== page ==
# Mathematics

## The Grothendieck ring of varieties, and stabilization in the algebro-geometric setting - part 1 of 2

A central theme of this workshop is the fact that arithmetic and topological structures become best behaved “in the limit”. The Grothendieck ring of varieties (or stacks) gives an algebro-geometric means of discovering, proving, or suggesting such phenomena

In the first lecture of this minicourse, Ravi Vakil will introduce the ring, and describe how it can be used to prove or suggest such stabilization in several settings.

This is the first lecture in a two part series: part 2

In the second lecture of the minicourse, Aaron Landesman will use these ideas to describe a stability of the space of low degree covers (up to degree 5) of the projective line (joint work with Vakil and Wood). The results are cognate to Bhargava’s number field counts, the philosophy of Ellenberg-Venkatesh-Westerland, and Anand Patel’s fever dream.

## Point counting and topology - 1 of 2

In this first talk I will explain how the machinery of the Weil Conjectures can be used to transfer information back and forth between the topology of a complex algebraic variety and its F_q points. A sample question: How many $F_q$-points does a random smooth cubic surface have? This was recently answered by Ronno Das using his (purely topological) computation of the cohomology of the universal smooth, complex cubic surface. This is part of a much larger circle of fascinating problems, most completely open.

This is the first lecture in a two part series: part 2

## $A^1$ enumerative geometry: counts of rational curves in $P^2$ - 1 of 2

We will introduce $A^1$ homotopy theory, focusing on the $A^1$ degree of Morel. We then use this theory to extend classical counts of algebraic-geometric objects defined over the complex numbers to other fields. The resulting counts are valued in the Grothendieck--Witt group of bilinear forms, and weight objects using certain arithmetic and geometric properties. We will focus on an enrichment of the count of degree $d$ rational plane curves, which is joint work with Jesse Kass, Marc Levine, and Jake Solomon.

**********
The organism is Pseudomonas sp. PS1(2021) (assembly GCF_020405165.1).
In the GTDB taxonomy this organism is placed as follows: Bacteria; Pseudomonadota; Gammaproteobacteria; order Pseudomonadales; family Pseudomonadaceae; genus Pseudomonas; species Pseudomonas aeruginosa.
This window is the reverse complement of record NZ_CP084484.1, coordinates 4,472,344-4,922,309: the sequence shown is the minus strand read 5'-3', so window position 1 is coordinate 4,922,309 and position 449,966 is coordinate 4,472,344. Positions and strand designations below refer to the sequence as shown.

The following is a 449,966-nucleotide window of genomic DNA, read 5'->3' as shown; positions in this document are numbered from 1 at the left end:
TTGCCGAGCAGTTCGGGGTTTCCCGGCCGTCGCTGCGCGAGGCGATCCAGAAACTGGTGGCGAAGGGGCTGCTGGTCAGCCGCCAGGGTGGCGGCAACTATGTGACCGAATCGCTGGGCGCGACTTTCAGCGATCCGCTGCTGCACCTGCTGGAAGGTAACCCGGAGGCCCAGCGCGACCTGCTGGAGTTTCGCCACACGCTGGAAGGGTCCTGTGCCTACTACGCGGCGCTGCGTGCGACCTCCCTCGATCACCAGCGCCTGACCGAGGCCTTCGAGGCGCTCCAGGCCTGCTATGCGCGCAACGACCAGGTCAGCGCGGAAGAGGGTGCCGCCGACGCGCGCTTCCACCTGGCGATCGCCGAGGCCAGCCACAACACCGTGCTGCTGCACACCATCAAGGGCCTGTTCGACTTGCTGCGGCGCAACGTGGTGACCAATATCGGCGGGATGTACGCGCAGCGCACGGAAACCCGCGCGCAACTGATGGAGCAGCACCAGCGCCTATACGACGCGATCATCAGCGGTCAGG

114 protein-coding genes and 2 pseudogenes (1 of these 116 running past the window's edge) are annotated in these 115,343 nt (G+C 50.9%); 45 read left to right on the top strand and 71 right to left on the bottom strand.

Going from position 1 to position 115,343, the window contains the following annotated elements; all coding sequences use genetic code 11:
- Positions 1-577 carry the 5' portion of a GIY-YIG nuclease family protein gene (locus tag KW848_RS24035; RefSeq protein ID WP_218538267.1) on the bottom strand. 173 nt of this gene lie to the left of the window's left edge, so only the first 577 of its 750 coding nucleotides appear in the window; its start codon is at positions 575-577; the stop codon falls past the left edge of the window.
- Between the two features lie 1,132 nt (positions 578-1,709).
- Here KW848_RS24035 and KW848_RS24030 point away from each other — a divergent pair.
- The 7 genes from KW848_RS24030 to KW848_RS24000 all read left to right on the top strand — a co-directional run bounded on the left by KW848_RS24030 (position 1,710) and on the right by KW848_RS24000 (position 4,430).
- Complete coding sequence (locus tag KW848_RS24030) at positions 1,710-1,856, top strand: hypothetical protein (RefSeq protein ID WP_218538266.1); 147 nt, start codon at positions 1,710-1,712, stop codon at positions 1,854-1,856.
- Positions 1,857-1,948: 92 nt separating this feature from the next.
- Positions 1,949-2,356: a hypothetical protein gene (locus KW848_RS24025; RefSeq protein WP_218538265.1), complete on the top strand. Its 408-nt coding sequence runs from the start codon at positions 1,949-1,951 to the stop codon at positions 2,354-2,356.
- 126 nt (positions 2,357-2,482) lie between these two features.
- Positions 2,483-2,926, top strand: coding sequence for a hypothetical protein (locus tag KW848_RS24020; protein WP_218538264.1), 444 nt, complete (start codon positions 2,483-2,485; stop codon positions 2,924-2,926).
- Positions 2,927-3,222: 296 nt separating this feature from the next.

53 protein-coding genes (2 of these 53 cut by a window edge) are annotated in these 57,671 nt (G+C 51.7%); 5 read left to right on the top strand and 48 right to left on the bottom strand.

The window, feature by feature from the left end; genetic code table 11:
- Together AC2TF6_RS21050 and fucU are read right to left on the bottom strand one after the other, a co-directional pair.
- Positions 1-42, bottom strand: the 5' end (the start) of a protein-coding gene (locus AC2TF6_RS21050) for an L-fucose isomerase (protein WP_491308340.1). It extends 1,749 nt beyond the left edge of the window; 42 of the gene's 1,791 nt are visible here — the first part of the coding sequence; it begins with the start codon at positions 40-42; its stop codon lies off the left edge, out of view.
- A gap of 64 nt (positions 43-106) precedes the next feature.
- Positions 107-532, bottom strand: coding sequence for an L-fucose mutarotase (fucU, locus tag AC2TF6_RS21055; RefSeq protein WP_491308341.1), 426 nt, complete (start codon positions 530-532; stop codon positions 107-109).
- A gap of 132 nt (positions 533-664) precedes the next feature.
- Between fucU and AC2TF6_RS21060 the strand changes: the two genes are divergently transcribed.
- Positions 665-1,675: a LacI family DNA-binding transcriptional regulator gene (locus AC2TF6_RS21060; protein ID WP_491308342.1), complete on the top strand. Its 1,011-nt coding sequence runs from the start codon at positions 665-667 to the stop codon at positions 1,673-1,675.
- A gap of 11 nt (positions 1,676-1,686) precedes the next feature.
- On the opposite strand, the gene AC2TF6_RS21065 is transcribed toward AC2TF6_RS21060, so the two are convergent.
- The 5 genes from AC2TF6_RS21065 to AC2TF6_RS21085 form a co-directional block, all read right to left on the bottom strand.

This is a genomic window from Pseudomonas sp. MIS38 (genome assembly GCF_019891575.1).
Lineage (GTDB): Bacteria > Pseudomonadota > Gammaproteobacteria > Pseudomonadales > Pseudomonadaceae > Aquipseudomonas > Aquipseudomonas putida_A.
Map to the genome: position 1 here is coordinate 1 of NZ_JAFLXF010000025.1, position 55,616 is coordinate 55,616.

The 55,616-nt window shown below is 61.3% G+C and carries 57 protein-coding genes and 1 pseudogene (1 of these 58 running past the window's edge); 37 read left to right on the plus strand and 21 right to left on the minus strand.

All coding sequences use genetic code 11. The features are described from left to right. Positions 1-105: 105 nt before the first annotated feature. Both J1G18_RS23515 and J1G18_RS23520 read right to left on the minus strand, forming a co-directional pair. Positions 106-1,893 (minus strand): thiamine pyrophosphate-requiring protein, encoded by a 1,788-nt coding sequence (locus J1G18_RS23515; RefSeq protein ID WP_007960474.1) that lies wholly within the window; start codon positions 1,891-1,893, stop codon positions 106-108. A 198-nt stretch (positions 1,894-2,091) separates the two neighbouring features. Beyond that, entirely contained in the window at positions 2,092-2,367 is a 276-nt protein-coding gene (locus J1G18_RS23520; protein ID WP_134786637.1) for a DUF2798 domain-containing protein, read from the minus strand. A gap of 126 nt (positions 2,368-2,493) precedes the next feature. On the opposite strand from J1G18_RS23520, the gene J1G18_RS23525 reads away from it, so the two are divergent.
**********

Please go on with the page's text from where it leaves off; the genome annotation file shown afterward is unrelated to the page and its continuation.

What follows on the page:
This is the first lecture in a two part series: part 2

## A1-homotopy of the general linear group and a conjecture of Suslin

Following work of Röndigs-Spitzweck-Østvær and others on the stable A1-homotopy groups of the sphere spectrum, it has become possible to carry out calculations of the n-th A1-homotopy group of BGLn for small values of n. This group is notable, because it lies just outside the range where the homotopy groups of BGLn recover algebraic K-theory of fields. This group captures some information about rank-n vector bundles on schemes that is lost upon passage to algebraic K-theory. Furthermore, this group relates to a conjecture of Suslin from 1984 about the image of a map from algebraic K-theory to Milnor K-theory in degree n. This conjecture says that the image of the map consists of multiples of (n-1)!. The conjecture was previously known for the cases n=1, n=2 (Matsumoto's theorem) and n=3, where it follows from Milnor's conjecture on quadratic forms. I will establish the conjecture in the case n=4 (up to a problem with 2-torsion) and n=5 (in full). This is joint work with Aravind Asok and Jean Fasel.

## Geometric Aspects of Arithmetic Statistics - 2 of 2

Arithmetic statistics asks about the distribution of objects arising “randomly” in number-theoretic context. How many A_5-extensions of Q are there whose discriminant is a random squarefree integer? How big is the Selmer group fo a random quadratic twist of an elliptic curve over Q? How likely is the the maximal extension of Q unramified away from a random set of 3 primes to be an extension of infinite degree? Traditionally we ask these questions over Q or other number fields, but they make sense, and are expected to have broadly similar answers, when we replace Q with the function field of a curve over a finite field F_q. Having done this, one suddenly finds oneself studying the geometric properties of relevant moduli spaces over F_q, and under ideal circumstances, the topology of the corresponding moduli spaces over the complex numbers. Under even more ideal circumstances, results in topology can be used to derive theorems in arithmetic statistics over function fields. I’ll give an overview of this story, including some recent results in which the arrow goes the other way and analytic number theory can be used to prove results about the geometry of moduli spaces.

This is the second of a two part series: part 1

## Geometric aspects of arithmetic statistics - 1 of 2